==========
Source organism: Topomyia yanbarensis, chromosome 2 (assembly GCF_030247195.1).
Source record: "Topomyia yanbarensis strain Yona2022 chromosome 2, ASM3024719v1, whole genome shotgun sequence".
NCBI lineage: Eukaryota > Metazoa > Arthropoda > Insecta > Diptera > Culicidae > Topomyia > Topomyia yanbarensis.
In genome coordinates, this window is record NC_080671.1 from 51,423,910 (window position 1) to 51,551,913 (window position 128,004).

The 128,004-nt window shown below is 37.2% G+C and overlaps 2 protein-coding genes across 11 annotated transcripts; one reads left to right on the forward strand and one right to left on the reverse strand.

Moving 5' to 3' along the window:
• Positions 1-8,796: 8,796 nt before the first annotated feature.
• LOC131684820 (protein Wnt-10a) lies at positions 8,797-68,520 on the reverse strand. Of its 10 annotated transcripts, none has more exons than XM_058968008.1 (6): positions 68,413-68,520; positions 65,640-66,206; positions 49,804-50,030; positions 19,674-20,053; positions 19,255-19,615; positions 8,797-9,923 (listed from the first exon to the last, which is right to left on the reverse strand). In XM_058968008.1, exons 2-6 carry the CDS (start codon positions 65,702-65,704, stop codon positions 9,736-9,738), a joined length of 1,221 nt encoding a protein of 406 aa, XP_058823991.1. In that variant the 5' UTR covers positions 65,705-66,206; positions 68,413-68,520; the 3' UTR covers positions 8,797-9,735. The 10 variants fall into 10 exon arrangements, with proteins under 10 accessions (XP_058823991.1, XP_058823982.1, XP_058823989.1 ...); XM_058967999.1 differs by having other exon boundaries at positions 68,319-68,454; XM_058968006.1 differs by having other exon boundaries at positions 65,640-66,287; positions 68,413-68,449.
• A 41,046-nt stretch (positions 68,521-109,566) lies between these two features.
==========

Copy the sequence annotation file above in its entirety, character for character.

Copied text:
Source organism: Topomyia yanbarensis, chromosome 2 (assembly GCF_030247195.1).
Source record: "Topomyia yanbarensis strain Yona2022 chromosome 2, ASM3024719v1, whole genome shotgun sequence".
NCBI lineage: Eukaryota > Metazoa > Arthropoda > Insecta > Diptera > Culicidae > Topomyia > Topomyia yanbarensis.
In genome coordinates, this window is record NC_080671.1 from 51,423,910 (window position 1) to 51,551,913 (window position 128,004).

The 128,004-nt window shown below is 37.2% G+C and overlaps 2 protein-coding genes across 11 annotated transcripts; one reads left to right on the forward strand and one right to left on the reverse strand.

Moving 5' to 3' along the window:
• Positions 1-8,796: 8,796 nt before the first annotated feature.
• LOC131684820 (protein Wnt-10a) lies at positions 8,797-68,520 on the reverse strand. Of its 10 annotated transcripts, none has more exons than XM_058968008.1 (6): positions 68,413-68,520; positions 65,640-66,206; positions 49,804-50,030; positions 19,674-20,053; positions 19,255-19,615; positions 8,797-9,923 (listed from the first exon to the last, which is right to left on the reverse strand). In XM_058968008.1, exons 2-6 carry the CDS (start codon positions 65,702-65,704, stop codon positions 9,736-9,738), a joined length of 1,221 nt encoding a protein of 406 aa, XP_058823991.1. In that variant the 5' UTR covers positions 65,705-66,206; positions 68,413-68,520; the 3' UTR covers positions 8,797-9,735. The 10 variants fall into 10 exon arrangements, with proteins under 10 accessions (XP_058823991.1, XP_058823982.1, XP_058823989.1 ...); XM_058967999.1 differs by having other exon boundaries at positions 68,319-68,454; XM_058968006.1 differs by having other exon boundaries at positions 65,640-66,287; positions 68,413-68,449.
• A 41,046-nt stretch (positions 68,521-109,566) lies between these two features.